RE Capybara: they only have that awkward unfortunate distinction for their basic vanilla set of assertions, but the problem goes away when using RSpec. In our case, since all find()ers are async and need to be awaited, we avoid the problem of two syntaxes where one fails synchronously.

Also, to be clear, these insights were inspired by my experiences with Capybara, but the big difference between what I'm proposing and Capybara is that unlike Capybara, we have an established notion of settledness that we leverage to make our assertions/finders fail ASAP. Specifically, the default behavior of the find() helper I'm proposing is that once test waiters have settled (timers have elapsed, routes have full transitioned, etc) an assertion will be thrown if find() still hasn't found a match. Capybara can't do this (or I'm unaware of it) because there's no built-in concept of test waiters. This means that Capybara assertions fail only when some timeout is reached, which makes for a poor/slow experience when doing TDD since you have to wait for that timeout on every failed test assertion. (Also, I found Capybara to be inconsistent with which test helpers / assertions had the waiting behavior; finding elements would wait, but attempting to click them wouldn't, etc; I think we can do better)

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machty commented Dec 28, 2016

@jgwhite FWIW I've been spiking out some of the APIs for this RFC in ember-concurrency land here

This is the API I had in mind for what you're describing:

https://github.com/machty/ember-concurrency/blob/4099e09/tests/unit/test-utilities-test.js#L112-L119

Basically, find() would have a count option that defaults to 1 and asserts if the selector finds more or less than the count provided. If you expect an element to disappear, use count: 0. I think this API feels mostly nice, and encourages a fail-early succinctness (though I wonder if a better default when count is unspecified would be to match any number of elements greater than 1, since I can imagine it being hard/impossible/brittle in some testing environments to know up front how many of a certain element might appear, e.g. if you're testing some network that doesn't always return the same number of items).

RE Capybara: they only have that awkward unfortunate distinction for their basic vanilla set of assertions, but the problem goes away when using RSpec. In our case, since all find()ers are async and need to be awaited, we avoid the problem of two syntaxes where one fails synchronously.

Also, to be clear, these insights were inspired by my experiences with Capybara, but the big difference between what I'm proposing and Capybara is that unlike Capybara, we have an established notion of settledness that we leverage to make our assertions/finders fail ASAP. Specifically, the default behavior of the find() helper I'm proposing is that once test waiters have settled (timers have elapsed, routes have full transitioned, etc) an assertion will be thrown if find() still hasn't found a match. Capybara can't do this (or I'm unaware of it) because there's no built-in concept of test waiters. This means that Capybara assertions fail only when some timeout is reached, which makes for a poor/slow experience when doing TDD since you have to wait for that timeout on every failed test assertion. (Also, I found Capybara to be inconsistent with which test helpers / assertions had the waiting behavior; finding elements would wait, but attempting to click them wouldn't, etc; I think we can do better)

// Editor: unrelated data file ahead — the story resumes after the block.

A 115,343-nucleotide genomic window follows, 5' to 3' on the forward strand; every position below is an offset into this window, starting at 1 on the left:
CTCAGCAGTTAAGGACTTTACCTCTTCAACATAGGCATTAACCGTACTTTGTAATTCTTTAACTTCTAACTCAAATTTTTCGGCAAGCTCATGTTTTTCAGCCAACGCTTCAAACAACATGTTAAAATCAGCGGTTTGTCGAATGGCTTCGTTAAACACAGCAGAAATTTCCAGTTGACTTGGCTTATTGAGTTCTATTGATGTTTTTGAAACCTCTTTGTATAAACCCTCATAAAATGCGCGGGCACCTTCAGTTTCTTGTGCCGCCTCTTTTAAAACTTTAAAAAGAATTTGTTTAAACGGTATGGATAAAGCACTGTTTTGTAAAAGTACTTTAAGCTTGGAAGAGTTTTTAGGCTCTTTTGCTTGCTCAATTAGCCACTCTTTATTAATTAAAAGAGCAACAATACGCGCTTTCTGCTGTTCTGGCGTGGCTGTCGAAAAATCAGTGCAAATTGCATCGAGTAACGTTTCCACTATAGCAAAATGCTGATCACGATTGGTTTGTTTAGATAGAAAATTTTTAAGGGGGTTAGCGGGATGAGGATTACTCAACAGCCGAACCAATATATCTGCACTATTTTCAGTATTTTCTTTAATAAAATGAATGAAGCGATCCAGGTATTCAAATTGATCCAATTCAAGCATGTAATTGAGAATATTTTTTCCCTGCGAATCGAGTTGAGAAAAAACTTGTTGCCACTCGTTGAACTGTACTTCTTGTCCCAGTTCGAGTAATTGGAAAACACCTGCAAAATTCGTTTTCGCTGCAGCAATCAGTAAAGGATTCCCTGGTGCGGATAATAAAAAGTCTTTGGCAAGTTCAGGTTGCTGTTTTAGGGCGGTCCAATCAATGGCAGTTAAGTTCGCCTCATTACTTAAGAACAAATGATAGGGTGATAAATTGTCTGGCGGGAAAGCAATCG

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jgwhite Dec 28, 2016

@machty find with a count sounds awesome to me and might help catch other classes of subtle non-async testing bugs. Totally agree with your thoughts on capybara.

jgwhite commented Dec 28, 2016

@machty find with a count sounds awesome to me and might help catch other classes of subtle non-async testing bugs. Totally agree with your thoughts on capybara.

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courajs Dec 28, 2016

Would find with count: 0 resume the test function immediately as soon as 0 instances of the selector are present? How would I test that, once the transition to a new route has finished, a selector isn't present on the new page?
Using find to force settling seems a little awkward, and the count: 0 means that an assertion core to the test is implicit in find:

await this.click('.delete-all-users');
await this.click('a.nav-to-user-list');
await this.find('.exists-on-user-list');
await this.find('.user', { count: 0 });

courajs commented Dec 28, 2016

Would find with count: 0 resume the test function immediately as soon as 0 instances of the selector are present? How would I test that, once the transition to a new route has finished, a selector isn't present on the new page?
Using find to force settling seems a little awkward, and the count: 0 means that an assertion core to the test is implicit in find:

await this.click('.delete-all-users');
await this.click('a.nav-to-user-list');
await this.find('.exists-on-user-list');
await this.find('.user', { count: 0 });
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@courajs I think you've identified the fundamental tradeoff with this API, in that there are definitely still some awkward cases where you do want the settling behavior. I think in this case you have two options:

  1. await this.wait() (or perhaps it'll be renamed to await this.settle() to be less awkward/redundant) before finding/asserting